also engage men to take greater responsibility for the consequences

of their sexual actions. "Communication [between a couple about]

using withdrawal, as with a condom, can lead to more respect for

women by men," says Judy Norsigian of the Boston Women's Health Book

Collective. "But it's not a simple process and not instantaneous."

Education about fertility awareness is especially important for

young, sexually active men and women, a group that tends to use

withdrawal. Withdrawal can result in high pregnancy rates

particularly for this group, because using the method successfully

requires sexual experience.

Another important area of counseling involves the transmission of

STDs, including AIDS. Sexually active couples at risk of STD/HIV

transmission should be counseled to use condoms. Couples practicing

withdrawal are not protected from the transmission of STDs. Pathogens

such as those causing chlamydial infection, gonorrhea and syphilis

are not limited to semen. "Gonorrhea and chlamydial infection come

from urethral shedding and discharge, not from the seminal vesicles

and prostate gland," says Ron Roddy of FHI, whose research focuses

on STDs. "The pressure on the penis during intercourse before

ejaculation could cause a discharge containing the bacteria."

Both of the small studies that found no sperm in pre-ejaculatory

fluid did find HIV from many of those who were infected with HIV. The

fluid contained HIV from six of nine infected men in one study12 and

from six of 14 infected men in the other.13 Hence, even successful

use of withdrawal could result in the transmission of HIV. Another

study, however ( this one among discordant partners, where the man

was infected with HIV and the woman was not ( showed that consistent

use of withdrawal before ejaculation appeared to provide the woman

with some protection against transmission of HIV.14Whether counseling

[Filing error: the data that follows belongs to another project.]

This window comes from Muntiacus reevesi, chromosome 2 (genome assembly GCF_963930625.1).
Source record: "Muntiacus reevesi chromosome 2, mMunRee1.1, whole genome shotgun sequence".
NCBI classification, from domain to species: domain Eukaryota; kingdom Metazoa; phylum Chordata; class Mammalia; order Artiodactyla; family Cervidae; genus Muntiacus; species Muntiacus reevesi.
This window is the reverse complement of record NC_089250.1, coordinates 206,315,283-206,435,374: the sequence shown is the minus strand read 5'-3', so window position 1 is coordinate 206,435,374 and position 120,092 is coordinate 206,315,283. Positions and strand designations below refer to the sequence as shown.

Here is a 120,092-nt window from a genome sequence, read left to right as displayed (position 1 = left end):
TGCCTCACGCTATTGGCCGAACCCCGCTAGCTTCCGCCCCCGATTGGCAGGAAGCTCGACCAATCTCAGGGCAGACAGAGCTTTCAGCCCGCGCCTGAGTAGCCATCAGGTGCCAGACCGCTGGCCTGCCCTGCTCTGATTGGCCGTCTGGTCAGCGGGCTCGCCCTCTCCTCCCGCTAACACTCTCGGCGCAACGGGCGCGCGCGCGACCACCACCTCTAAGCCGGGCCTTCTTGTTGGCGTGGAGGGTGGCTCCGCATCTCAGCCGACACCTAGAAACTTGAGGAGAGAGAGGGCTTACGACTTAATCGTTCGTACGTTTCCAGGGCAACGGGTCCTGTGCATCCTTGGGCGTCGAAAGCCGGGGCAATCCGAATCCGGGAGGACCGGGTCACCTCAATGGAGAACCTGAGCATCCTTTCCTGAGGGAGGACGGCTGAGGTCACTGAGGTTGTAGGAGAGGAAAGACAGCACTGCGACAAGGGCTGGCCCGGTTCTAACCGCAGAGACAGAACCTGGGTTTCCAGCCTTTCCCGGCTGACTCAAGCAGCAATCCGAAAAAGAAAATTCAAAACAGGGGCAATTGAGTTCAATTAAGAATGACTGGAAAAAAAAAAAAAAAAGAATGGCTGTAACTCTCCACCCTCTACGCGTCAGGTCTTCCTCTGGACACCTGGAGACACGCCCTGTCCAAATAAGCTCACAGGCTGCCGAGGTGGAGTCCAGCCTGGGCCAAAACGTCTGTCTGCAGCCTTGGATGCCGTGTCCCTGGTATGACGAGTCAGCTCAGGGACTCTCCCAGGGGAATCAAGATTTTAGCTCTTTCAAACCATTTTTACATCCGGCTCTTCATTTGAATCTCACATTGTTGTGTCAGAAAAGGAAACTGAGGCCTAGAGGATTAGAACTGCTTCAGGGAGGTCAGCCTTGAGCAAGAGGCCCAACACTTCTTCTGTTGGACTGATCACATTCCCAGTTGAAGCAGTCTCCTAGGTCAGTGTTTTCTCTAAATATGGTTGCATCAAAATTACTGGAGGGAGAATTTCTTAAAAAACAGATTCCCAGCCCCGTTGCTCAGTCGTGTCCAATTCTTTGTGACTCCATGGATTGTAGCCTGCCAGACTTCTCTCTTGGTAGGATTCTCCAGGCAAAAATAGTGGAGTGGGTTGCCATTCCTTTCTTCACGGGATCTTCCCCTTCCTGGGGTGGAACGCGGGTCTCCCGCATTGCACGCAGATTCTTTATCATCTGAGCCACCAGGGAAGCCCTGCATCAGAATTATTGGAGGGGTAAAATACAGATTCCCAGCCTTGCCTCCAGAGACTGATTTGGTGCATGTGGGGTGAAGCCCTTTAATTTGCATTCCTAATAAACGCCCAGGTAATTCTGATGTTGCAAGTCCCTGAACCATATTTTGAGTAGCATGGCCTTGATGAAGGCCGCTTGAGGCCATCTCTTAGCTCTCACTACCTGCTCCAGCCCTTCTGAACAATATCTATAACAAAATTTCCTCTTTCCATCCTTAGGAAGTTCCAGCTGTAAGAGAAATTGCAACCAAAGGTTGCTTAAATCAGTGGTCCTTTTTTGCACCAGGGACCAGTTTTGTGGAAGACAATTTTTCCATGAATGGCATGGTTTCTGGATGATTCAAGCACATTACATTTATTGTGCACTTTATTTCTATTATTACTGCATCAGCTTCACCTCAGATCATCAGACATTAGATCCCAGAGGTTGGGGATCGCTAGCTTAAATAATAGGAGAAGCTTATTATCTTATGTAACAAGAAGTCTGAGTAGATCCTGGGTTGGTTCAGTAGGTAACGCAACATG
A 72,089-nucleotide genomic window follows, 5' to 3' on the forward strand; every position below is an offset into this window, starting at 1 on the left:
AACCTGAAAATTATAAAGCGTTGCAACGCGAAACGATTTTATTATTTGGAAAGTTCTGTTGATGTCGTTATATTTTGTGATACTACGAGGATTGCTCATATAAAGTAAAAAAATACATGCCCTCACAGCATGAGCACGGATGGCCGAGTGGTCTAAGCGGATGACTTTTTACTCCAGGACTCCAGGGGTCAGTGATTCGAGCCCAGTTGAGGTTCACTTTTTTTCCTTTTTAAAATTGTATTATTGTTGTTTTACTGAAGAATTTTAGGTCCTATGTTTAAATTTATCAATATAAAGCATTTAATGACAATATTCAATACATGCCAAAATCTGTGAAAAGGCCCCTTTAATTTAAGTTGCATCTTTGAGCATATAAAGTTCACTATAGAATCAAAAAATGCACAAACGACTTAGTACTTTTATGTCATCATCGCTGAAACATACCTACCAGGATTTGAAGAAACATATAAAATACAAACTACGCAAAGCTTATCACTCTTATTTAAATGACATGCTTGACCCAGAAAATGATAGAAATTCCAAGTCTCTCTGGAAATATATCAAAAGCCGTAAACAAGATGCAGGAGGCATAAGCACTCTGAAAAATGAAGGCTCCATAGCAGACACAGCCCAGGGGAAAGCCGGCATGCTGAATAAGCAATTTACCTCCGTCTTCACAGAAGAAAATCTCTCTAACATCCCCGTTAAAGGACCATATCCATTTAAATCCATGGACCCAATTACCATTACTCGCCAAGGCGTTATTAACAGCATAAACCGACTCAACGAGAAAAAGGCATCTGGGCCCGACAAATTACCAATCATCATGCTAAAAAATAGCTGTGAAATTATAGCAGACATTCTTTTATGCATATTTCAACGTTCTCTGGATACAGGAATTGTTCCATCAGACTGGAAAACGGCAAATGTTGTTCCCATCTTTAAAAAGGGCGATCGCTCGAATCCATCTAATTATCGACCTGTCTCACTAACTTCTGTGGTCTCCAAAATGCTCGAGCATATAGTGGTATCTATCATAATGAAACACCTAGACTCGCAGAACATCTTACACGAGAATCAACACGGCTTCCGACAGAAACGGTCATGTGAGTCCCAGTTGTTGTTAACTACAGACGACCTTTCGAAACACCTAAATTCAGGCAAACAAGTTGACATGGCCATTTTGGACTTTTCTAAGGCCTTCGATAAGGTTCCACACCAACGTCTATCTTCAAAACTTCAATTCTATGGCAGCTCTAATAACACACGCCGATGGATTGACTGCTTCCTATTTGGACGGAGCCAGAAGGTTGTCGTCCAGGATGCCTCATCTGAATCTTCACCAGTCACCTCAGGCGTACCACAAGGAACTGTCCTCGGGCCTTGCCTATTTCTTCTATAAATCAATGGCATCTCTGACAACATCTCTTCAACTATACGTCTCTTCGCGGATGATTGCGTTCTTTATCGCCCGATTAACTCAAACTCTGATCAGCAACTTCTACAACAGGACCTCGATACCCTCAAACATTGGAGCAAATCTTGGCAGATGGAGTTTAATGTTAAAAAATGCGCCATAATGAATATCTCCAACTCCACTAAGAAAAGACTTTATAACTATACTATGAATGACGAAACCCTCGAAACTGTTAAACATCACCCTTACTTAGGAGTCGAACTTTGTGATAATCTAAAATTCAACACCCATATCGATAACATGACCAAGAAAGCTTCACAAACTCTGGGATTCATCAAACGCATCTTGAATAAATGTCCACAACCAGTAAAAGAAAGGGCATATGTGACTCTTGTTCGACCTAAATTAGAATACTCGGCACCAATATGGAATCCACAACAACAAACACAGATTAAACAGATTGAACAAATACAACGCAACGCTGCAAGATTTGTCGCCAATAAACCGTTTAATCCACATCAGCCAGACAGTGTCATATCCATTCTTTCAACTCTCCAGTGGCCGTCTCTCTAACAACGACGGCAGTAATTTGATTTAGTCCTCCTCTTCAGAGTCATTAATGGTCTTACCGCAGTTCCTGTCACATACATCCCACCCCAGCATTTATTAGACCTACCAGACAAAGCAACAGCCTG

about STDs, fertility awareness, or informed choice, providers need

to understand the overall pattern of fertility control within their

communities. "Their professional wisdom will be greater and their

usefulness to the couple increased if they have a general

understanding of coitus interruptus and some of the characteristics

of those who use the method," Dr. Potts writes. "Coitus interruptus

is like a bicycle or buffalo cart; no doubt there are better methods

of transport or better methods of contraception, but for a great many

people it represents a practical solution to an everyday problem.

Instead of criticizing the method, one should capitalize on it. When

those who use it feel the need, they will move to more modern


( William R. Finger)


1 Goldberg HI. The use of

non-supplied contraceptive methods in high prevalence countries.

Poster session, Population Association of America Annual Meeting,

1995, San Franciso, CA; Goldberg HI, Toros A. The use of traditional

methods of contraception among Turkish couples. Stud Fam Plann


2  Trussell J, Kost K. Contraceptive failure in the United States:

a critical review of the literature. Stud Fam Plann 1987;18(5):246.

3  Rogow D, Horowitz S. Withdrawal: a review of the literature and

an agenda for research. Stud Fam Plann 1995;26(3):140-53.

4  Tsui AO, de Silva SV, Marinshaw R. Pregnancy avoidance and coital

behavior. Demography 1991;28(1):114.

51  Santow G. Coitus interruptus in the twentieth century. Popul Dev

Rev 1993;19(4):773.

6 Potts DM. Coitus interruptus. In Fertility Control, eds. Corson,

SL, Derman RJ, Tyrer LB. (Boston: Little, Brown and Company, 1985)


7 Trussell, 246.

8 Vessey M, Lawless M, Yeates D. Efficacy of different contraceptive

methods. Lancet 1982;8276:841-42.

9 Ilaria G, Jacobs JL, Polsky B, et al. Detection of HIV-1 DNA

sequences in pre-ejaculatory fluid. Lancet 1992;340(1833):1469.

10 Pudney J, Oneta M, Maer K, et al. Pre-ejaculatory fluid as

potential vector for sexual transmission of HIV-1. Lancet


11 Rogow, 148-9.



14 de Vincenzi I. A longitudinal study of human immunodeficiency

virus transmission by heterosexual partners. N Engl J Med


15Potts, 304.

Copyright 1996, Family Health International. Any part of this text